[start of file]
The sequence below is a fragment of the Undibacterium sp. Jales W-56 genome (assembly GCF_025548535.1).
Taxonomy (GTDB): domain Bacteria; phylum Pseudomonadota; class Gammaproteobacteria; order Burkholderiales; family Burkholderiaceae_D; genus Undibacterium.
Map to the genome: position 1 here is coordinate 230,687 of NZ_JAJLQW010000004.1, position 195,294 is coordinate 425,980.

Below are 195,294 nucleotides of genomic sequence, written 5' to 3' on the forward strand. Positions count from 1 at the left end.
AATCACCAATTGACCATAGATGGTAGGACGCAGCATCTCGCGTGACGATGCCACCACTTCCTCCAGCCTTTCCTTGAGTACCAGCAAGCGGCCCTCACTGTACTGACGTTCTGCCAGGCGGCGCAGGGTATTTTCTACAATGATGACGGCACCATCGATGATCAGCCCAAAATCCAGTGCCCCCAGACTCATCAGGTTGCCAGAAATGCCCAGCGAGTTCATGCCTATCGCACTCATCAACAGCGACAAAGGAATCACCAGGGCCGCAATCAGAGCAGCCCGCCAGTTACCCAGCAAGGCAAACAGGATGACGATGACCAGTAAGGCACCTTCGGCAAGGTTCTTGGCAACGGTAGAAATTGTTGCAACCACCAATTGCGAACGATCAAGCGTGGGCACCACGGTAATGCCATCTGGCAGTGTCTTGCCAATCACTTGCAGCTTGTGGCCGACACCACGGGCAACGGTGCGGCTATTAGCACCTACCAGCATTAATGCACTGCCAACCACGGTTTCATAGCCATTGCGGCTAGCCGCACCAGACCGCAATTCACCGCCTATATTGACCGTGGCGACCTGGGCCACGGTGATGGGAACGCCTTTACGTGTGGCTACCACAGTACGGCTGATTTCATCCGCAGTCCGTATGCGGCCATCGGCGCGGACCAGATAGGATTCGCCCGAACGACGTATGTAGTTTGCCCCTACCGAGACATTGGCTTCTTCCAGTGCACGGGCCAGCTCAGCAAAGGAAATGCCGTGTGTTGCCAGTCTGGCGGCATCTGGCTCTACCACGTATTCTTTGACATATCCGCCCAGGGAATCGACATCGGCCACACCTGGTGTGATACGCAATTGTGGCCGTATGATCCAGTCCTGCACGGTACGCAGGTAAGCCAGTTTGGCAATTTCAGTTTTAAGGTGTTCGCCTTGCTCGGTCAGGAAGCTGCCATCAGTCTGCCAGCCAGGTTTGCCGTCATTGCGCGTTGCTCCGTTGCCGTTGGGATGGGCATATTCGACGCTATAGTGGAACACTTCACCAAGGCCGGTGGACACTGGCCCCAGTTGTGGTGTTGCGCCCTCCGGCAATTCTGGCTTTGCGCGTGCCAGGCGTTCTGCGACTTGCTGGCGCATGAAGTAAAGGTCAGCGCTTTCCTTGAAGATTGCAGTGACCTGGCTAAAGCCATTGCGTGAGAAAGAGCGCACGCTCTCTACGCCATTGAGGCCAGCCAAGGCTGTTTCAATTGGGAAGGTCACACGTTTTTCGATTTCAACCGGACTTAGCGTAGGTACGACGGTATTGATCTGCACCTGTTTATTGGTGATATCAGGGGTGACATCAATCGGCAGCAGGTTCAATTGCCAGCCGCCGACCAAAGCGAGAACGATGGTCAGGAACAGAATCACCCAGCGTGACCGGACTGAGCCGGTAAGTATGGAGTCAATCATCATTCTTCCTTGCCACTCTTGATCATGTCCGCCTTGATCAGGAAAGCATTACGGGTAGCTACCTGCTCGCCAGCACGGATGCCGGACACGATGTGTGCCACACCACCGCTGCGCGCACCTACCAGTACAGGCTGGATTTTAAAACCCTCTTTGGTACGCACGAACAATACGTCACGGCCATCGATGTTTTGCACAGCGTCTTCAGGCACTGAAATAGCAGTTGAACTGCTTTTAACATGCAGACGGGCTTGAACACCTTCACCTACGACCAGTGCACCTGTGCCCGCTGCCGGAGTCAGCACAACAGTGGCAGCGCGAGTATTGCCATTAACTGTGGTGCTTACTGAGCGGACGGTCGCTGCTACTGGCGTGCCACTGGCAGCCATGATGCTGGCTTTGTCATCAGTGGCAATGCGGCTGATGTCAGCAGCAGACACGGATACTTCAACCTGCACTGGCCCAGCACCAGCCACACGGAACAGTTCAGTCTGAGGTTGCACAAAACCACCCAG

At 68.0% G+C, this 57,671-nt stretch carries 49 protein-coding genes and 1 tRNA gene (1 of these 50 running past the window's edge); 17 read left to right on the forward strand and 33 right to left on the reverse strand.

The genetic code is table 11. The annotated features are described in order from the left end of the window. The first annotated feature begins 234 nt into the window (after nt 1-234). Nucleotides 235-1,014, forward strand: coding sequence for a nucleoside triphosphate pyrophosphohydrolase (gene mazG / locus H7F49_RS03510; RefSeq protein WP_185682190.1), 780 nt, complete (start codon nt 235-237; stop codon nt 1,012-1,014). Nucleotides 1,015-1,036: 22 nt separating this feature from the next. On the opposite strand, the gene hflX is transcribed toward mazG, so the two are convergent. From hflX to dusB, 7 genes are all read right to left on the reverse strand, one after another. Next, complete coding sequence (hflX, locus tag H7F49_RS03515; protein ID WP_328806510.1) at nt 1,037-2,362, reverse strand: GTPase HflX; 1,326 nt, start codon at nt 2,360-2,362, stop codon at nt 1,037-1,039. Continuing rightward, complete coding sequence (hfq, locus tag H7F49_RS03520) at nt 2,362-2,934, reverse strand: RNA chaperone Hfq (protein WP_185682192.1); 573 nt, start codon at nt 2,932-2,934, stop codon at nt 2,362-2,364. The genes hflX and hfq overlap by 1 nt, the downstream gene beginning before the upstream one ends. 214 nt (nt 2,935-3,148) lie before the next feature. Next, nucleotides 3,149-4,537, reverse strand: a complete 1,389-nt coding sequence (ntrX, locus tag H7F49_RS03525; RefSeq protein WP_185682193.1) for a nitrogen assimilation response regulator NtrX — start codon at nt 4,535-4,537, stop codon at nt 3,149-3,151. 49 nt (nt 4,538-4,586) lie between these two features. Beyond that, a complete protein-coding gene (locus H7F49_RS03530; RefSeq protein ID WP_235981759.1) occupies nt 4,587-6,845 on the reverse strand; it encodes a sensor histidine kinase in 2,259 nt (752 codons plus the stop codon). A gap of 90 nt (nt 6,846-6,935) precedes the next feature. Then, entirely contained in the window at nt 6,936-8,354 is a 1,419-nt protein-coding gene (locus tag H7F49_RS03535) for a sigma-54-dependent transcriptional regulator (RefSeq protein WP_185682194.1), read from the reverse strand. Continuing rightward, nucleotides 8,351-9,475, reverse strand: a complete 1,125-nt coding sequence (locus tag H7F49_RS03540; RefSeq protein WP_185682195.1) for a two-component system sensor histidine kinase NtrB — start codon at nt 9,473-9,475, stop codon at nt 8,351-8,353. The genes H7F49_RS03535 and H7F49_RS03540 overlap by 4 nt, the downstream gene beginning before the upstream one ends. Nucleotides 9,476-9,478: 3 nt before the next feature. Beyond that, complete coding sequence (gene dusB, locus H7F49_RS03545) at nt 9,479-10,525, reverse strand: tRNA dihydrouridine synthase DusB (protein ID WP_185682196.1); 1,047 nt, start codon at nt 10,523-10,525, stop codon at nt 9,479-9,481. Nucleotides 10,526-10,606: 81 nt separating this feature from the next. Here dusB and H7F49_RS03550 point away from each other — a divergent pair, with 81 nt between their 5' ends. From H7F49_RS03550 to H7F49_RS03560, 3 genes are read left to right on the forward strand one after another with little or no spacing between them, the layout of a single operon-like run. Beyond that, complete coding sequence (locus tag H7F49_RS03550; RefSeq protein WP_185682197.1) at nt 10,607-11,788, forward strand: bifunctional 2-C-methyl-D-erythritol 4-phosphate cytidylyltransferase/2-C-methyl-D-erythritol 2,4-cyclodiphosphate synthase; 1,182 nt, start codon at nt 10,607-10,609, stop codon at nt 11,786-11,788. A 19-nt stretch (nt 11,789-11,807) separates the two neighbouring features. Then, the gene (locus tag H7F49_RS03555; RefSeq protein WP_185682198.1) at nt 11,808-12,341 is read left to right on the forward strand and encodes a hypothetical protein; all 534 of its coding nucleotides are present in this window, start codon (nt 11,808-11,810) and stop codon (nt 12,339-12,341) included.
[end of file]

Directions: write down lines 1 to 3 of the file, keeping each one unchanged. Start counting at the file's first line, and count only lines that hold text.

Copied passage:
The sequence below is a fragment of the Undibacterium sp. Jales W-56 genome (assembly GCF_025548535.1).
Taxonomy (GTDB): domain Bacteria; phylum Pseudomonadota; class Gammaproteobacteria; order Burkholderiales; family Burkholderiaceae_D; genus Undibacterium.
Map to the genome: position 1 here is coordinate 230,687 of NZ_JAJLQW010000004.1, position 195,294 is coordinate 425,980.